I woke up with a verse of a song playing in my head.
Leave no unguarded place,
No weakness of the soul,
Take every virtue, every grace,
And fortify the whole.
From strength to strength go on,
Wrestle and fight and pray,
Tread all the powers of darkness down
And win the well-fought day.
It’s from the hymn, Soldiers of Christ Arise, written by Charles Wesley. His brother, John, is famous for leading a well-known spiritual awakening, but it’s Charles’ verses that come to memory for me.
I looked for a video performance of the song but none that I saw had the tone of gentle encouragement I felt when I heard this part of it in my spirit. Some of them used photos of modern military and others featured large choirs and brass fanfares.
None of them felt right because “wrestle and fight and pray” doesn’t take place in the middle of patriotic hoopla for me. The battle, for me, takes place mostly in my bed at night when I wrestle with doubt, fight fear, and pray from a position of being very aware of weakness. The only strutting involved is when I am trying to walk the cramps out of my legs, and technically, that looks more like lurching.
I don’t feel particularly virtuous when I am complaining about pain. I don’t feel particularly strong when worries attack without the defenses of daylight logic camouflage. My prayers contain no self-conscious public speech-making bravado. Mostly they are moans, for myself, for my family, for my friends, for my country, for this world where the powers of darkness, in a variety of costumes, seem to be clog dancing on the face of those suffering injustice.
And yet, I hear the voice of my Lord saying, “Get up. Put your armour on.”
In his kindness, Holy Spirit first points out places in my heart that need to be fortified with his love, joy, peace, patience kindness, goodness, gentleness, and self-control. Then he reminds me of his lavish, empowering grace.
He reminds me that when I fall, I don’t have to go all the way back to the beginning. My new starting point is where I left off last time. I am learning that I can fall, admit it, and get up to fight from strength to strength with his weapons — and aim them at the real enemy, not the hostages.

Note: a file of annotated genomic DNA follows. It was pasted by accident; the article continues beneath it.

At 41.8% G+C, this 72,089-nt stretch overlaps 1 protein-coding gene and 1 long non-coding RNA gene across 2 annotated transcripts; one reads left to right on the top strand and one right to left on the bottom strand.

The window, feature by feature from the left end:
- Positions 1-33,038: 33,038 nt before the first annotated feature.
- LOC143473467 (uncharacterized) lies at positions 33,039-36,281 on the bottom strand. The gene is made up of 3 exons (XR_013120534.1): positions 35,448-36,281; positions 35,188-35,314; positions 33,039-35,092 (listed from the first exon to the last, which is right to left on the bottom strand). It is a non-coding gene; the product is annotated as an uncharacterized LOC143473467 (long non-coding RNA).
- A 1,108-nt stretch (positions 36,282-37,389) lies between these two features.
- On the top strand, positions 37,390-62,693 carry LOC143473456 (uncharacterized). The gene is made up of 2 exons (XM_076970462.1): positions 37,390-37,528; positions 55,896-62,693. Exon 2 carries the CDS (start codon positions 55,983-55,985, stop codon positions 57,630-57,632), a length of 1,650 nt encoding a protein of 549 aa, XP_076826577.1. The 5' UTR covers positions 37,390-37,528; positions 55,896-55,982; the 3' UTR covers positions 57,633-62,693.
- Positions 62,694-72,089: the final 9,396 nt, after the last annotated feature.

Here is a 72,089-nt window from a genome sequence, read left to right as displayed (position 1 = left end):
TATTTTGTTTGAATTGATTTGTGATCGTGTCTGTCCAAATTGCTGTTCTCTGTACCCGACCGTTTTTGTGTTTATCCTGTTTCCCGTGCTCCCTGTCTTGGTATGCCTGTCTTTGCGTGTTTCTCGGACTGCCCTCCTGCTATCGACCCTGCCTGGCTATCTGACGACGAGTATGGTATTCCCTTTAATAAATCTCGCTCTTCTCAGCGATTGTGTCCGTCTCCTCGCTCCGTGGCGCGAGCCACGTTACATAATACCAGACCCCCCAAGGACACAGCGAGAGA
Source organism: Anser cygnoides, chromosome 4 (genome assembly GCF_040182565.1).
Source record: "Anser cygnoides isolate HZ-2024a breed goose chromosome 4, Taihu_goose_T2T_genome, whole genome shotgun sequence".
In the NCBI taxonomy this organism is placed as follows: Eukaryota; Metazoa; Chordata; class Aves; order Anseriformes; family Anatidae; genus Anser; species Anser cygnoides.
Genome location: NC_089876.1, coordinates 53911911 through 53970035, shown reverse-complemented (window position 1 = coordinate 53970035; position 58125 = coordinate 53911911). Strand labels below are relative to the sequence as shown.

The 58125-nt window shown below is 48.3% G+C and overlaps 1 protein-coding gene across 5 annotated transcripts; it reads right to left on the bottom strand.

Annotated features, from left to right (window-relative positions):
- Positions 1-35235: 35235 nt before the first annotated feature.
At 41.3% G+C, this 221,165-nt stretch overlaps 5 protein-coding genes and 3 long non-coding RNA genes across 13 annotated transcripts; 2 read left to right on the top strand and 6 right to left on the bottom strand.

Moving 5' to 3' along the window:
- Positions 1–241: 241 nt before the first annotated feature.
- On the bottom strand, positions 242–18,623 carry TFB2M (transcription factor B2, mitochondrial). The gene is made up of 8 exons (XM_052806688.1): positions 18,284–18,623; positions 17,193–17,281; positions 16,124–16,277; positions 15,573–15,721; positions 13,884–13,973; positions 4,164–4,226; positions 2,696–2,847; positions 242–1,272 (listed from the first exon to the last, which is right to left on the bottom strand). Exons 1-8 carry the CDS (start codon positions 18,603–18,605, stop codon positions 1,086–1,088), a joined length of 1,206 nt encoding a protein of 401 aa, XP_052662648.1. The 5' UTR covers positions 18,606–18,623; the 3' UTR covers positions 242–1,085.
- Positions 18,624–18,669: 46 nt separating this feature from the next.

The process involves acknowledging the unguarded places in my soul where lies about who God is and who I am in Christ have slipped in unnoticed. One common unguarded place is unforgiveness. Another is complaining. Someone told me that complaining is the worship language of hell and not to be surprised by who shows up for a pity party.
Wrestling, puzzling, pondering draws us closer to God. Sometimes trust means moving in obedience without any more insight than knowing he is good and he’s asked me to get up and pray.
Sometimes one crumb leads to another on the path to closer relationship. As I was pondering this song another came up:
Spirit of God, descend upon my heart;
Wean it from earth; through all its pulses move.
Stoop to my weakness, mighty as Thou art,
And make me love Thee as I ought to love.
Hast Thou not bid me love Thee, God and King?
All, all Thine own, soul, heart and strength and mind.
I see Thy cross; there teach my heart to cling:
Oh, let me seek Thee, and, oh, let me find!
Teach me to feel that Thou art always nigh;
Teach me the struggles of the soul to bear,
To check the rising doubt, the rebel sigh;
Teach me the patience of unanswered prayer.
Teach me to love Thee as Thine angels love,
One holy passion filling all my frame;
The kindling of the heaven-descended Dove,
My heart an altar, and Thy love the flame.
Today is Pentecost. The Holy Spirit came in power on a Pentecost day to enable the followers of Jesus to go from strength to strength. They couldn’t do it on their own.
Sometimes the next step is simply a practical one. While he fried up bacon and eggs, my husband patiently listened to me verbally process the significance of the music in my head and its metaphorical meaning.
“By the way,” he said, when I paused to take a sip of coffee, “You left the back door open last night.”
Note to self: check the doors before going to bed.